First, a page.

… Arena brought his team to train in the thin, mile-high air of Colorado in an attempt to prepare the players for Mexico City, which is more than 2,000 feet higher than Denver. But dealing with the schedule may be even more difficult than adjusting to the altitude because the U.S. will be playing twice in four days with a 3 1/2-hour flight in between.
“That’s certainly going to be challenging,” Arena said. “It will require that we have a number of players ready to play. I guarantee we will not be playing the same team from Game 1 to Game 2. There will be a number of changes for the game in Mexico so we’ve built a strong roster to allow us to do that.”
About 15 minutes after Seattle Seahawks safety Earl Thomas broke his left leg on Dec. 4 against the Carolina Panthers, he received a phone call from Jeremy Hills.
Hills, the founder, CEO and head trainer of The Factory in Austin, Texas, has known Thomas since high school, and the two were teammates in college. In 2015, when Thomas suffered a torn labrum, Hills helped him with his rehab, and the safety didn’t miss a game.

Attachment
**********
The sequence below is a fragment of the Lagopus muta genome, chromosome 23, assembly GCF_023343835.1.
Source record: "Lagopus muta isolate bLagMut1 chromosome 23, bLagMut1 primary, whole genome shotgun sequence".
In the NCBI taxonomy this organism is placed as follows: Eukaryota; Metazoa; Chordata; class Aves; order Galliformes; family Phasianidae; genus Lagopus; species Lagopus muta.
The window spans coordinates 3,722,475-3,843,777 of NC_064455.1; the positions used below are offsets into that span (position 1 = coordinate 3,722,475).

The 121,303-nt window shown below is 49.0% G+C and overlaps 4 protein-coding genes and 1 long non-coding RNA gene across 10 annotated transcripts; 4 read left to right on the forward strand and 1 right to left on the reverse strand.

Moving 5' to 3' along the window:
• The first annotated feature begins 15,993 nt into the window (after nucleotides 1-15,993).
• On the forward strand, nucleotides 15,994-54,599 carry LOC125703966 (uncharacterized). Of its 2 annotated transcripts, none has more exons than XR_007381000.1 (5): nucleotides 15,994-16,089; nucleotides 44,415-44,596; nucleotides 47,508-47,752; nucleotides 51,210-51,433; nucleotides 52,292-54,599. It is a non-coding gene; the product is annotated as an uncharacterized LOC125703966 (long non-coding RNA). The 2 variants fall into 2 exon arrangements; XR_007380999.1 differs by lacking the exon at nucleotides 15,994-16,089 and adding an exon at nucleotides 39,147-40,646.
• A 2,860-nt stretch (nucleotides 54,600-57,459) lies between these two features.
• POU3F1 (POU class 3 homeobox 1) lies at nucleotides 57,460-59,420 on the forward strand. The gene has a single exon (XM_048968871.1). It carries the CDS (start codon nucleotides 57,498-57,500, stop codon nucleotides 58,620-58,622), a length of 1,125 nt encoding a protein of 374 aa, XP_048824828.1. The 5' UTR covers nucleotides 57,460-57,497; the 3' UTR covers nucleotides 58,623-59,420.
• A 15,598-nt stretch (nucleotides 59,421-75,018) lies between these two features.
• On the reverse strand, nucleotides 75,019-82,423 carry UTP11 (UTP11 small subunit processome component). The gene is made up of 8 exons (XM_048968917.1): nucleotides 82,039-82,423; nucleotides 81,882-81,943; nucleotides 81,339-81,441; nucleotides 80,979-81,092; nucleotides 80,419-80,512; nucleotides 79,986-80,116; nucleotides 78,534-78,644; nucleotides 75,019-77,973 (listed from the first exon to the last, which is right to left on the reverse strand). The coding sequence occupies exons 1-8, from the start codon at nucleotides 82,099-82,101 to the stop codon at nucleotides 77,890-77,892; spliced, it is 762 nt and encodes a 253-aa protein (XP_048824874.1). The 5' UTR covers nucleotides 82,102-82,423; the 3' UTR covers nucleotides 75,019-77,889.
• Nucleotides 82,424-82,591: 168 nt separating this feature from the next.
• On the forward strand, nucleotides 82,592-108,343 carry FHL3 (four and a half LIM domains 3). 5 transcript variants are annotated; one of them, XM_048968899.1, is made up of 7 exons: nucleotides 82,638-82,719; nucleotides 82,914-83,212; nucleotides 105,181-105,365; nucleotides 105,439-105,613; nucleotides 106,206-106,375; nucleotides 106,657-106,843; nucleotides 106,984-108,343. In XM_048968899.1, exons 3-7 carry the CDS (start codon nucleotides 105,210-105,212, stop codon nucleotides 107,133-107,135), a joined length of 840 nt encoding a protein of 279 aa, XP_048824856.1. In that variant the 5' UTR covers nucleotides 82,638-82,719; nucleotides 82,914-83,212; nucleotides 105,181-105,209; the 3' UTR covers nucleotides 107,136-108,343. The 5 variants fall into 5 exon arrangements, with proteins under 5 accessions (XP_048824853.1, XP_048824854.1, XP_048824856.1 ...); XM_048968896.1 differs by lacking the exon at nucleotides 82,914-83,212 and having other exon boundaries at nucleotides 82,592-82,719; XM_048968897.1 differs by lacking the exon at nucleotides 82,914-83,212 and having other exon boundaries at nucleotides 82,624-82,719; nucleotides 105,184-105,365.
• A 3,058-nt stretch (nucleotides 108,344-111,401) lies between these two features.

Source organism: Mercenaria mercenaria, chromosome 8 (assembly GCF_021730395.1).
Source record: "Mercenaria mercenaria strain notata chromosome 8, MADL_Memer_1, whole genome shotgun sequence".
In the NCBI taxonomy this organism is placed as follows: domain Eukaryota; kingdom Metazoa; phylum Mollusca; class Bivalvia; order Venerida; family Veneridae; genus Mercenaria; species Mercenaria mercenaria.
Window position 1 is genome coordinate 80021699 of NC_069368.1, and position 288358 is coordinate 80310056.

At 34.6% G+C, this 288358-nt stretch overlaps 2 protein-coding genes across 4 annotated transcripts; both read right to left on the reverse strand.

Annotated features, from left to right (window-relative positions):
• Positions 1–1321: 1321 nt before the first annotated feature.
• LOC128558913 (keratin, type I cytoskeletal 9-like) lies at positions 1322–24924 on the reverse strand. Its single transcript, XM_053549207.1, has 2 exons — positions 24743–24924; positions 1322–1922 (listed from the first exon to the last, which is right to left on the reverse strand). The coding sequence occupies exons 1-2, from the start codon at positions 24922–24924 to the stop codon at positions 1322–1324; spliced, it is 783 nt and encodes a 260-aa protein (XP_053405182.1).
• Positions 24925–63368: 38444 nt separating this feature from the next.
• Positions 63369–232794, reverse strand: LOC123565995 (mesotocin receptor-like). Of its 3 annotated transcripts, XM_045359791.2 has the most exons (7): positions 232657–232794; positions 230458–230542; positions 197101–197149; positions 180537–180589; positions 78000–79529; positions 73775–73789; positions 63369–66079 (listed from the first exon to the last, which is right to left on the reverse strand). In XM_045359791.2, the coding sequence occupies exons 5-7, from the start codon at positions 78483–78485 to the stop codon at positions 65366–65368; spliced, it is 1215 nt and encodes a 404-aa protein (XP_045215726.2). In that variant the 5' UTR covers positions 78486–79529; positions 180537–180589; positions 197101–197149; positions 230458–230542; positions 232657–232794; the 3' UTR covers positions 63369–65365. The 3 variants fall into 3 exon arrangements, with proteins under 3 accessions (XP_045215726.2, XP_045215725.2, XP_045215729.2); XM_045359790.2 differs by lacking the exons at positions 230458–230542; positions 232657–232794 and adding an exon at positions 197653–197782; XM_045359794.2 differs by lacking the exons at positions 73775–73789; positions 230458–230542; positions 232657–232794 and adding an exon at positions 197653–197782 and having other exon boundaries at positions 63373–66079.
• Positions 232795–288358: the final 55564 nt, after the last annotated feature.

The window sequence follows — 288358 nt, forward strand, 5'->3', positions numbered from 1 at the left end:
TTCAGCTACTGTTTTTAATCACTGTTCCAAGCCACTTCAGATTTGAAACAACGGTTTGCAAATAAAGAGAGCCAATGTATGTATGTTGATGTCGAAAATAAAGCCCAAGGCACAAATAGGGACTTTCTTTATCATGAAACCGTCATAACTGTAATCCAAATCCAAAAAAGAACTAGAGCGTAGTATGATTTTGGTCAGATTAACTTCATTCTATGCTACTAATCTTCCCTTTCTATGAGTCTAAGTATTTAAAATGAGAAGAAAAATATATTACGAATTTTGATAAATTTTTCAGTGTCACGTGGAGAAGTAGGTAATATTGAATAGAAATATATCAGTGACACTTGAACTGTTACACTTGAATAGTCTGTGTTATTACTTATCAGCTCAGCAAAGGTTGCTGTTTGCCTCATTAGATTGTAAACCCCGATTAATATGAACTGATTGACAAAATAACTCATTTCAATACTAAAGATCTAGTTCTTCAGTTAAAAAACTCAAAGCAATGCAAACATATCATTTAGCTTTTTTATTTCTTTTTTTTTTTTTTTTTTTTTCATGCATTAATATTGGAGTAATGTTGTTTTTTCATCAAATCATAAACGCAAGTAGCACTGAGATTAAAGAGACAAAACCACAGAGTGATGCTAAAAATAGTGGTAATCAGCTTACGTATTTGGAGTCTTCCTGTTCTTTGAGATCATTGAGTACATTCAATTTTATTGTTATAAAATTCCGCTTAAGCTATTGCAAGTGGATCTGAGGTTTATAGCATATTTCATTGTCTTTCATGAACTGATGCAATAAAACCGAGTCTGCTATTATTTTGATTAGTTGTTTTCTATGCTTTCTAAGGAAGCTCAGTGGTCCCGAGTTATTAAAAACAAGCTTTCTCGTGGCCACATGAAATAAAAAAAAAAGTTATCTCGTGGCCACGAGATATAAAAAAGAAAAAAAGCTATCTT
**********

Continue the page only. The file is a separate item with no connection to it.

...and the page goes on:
This offseason, as Thomas rehabbed from the most serious injury of his career — a fractured tibia — he leaned on Hills once again.
Von Miller plays a lot in the Denver Broncos’ defense — as he should, because good things usually happen for the Broncos when the linebacker’s on the field. But Miller says he could be out there even a little more.
“Oh yeah, I’ve done some things with my workouts, cardio, working for time, how quick I go from one thing to the next,’’ Miller said. “It’s going to help. I think it could be big.’’
Miller played 81.2 percent of the defense’s snaps last season — 930 in all. Among the team’s front seven, only defensive end Jared Crick played more (82 percent, 939 snaps) — after defensive end Derek Wolfe had missed two games.
… The 20 minutes in Melbourne have changed the tone and shape of the last phase of Roger Federer’s career.